Functional MRI evidence of cognitive change in traumatic brain injury
Mani, Tanja Maria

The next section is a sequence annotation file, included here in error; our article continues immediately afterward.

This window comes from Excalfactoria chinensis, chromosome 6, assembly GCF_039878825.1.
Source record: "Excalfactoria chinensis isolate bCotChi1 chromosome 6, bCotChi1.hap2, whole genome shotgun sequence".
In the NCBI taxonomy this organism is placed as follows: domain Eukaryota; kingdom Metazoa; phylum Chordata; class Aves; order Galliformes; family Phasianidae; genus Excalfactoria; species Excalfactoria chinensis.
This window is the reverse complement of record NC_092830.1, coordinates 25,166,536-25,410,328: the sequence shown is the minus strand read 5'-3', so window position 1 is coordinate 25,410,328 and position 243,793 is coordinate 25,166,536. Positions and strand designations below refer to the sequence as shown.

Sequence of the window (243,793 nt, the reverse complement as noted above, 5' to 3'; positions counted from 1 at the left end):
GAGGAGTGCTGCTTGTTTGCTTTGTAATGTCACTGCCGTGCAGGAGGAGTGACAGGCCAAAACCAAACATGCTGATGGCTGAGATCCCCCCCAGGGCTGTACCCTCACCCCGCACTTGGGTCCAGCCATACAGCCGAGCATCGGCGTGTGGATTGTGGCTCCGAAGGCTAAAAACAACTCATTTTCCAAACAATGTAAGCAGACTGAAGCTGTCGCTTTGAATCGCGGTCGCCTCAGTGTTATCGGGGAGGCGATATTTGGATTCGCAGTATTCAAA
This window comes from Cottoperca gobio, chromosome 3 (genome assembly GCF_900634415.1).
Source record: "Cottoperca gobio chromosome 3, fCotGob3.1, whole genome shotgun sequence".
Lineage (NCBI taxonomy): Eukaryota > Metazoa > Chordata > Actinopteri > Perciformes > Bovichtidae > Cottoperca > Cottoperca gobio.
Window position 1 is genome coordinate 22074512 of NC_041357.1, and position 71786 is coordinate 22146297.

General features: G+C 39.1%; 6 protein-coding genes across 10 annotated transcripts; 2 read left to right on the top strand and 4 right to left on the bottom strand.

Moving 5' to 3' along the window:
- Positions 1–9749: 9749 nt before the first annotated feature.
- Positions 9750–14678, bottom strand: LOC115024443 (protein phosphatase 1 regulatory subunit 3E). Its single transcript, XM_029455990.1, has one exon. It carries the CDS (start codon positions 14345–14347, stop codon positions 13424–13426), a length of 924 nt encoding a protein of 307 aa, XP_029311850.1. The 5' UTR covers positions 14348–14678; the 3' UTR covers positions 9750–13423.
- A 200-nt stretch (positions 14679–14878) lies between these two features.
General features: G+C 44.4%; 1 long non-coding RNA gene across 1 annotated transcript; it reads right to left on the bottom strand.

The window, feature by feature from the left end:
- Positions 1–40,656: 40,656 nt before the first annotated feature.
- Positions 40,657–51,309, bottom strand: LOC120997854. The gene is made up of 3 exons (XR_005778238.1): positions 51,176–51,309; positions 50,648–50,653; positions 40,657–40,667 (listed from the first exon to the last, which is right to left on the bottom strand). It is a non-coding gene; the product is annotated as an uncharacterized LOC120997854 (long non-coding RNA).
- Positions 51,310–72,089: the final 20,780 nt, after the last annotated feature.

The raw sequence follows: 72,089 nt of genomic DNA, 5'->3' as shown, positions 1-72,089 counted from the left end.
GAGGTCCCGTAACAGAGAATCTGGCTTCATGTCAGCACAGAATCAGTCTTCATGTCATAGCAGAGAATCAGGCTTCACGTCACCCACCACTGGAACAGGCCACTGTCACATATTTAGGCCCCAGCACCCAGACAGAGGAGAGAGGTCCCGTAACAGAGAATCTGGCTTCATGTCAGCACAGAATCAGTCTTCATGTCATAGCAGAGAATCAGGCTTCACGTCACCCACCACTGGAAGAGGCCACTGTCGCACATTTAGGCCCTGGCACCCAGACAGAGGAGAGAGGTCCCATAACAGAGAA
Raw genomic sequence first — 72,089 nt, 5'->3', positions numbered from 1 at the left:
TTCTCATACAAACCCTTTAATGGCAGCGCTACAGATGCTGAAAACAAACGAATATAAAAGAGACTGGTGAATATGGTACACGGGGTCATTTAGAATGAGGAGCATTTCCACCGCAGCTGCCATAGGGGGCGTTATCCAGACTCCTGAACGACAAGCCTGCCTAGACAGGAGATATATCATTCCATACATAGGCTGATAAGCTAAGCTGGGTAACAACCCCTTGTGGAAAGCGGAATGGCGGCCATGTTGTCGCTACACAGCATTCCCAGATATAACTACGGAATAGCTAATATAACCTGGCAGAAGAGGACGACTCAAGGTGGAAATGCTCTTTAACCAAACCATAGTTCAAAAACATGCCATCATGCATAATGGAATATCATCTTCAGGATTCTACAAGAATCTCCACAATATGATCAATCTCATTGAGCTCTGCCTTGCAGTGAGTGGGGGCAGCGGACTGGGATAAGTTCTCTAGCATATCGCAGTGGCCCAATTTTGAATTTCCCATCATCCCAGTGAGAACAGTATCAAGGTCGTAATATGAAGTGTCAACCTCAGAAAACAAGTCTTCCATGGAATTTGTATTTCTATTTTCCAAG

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Relatively little research has focused on documenting functional recovery following brain injury using real-time neuroimaging techniques. The main objective of this study was to examine the effects of moderate to severe brain injury on brain functioning over time, using tasks with known anatomical regions of brain activation. Eleven (moderately to severely brain-injured) participants completed three (motor, visual, and cognitive) tasks while undergoing functional MRI (fMRI) at two time points, approximately 6 and 12 months post-injury. Changes in functional activation within ROIs and in dispersion of activation were evaluated across time points from a smaller subset of the sample whose data were available for comparison across both time points. Participants demonstrated significantly reduced activation intensity within the ROI over time for the motor task, but not for the visual (RPS) or cognitive (Stroop) tasks. A trend toward reduced cortical dispersion over time was evident for the RPS task, though this finding was not statistically significant. Whereas most participants demonstrated greater activation within (versus outside of) the ROI for the motor and visual tasks, the reverse was true for the Stroop task, which may indicate that recruitment of outside regions was necessary for successful task completion, at both time points. Finally, the results suggest that individuals who have sustained an injury of similar severity are nevertheless likely to demonstrate variability in terms of regional substrate damage, cognitive functioning, and functional activation patterns. Despite such variability, however, the results also suggest that such individuals are apt to demonstrate plasticity and signs of functional recovery during the first year post-injury. Ultimately, it is anticipated that further research in this area may be helpful in enhancing prognostication about cognitive and functional outcomes, and in determining the likely trajectory of recovery following a traumatic brain injury. Efforts to evaluate group-based changes in cognitive functioning and cortical activation patterns would benefit from the use of a more narrowly defined participant group, in terms of injury characteristics.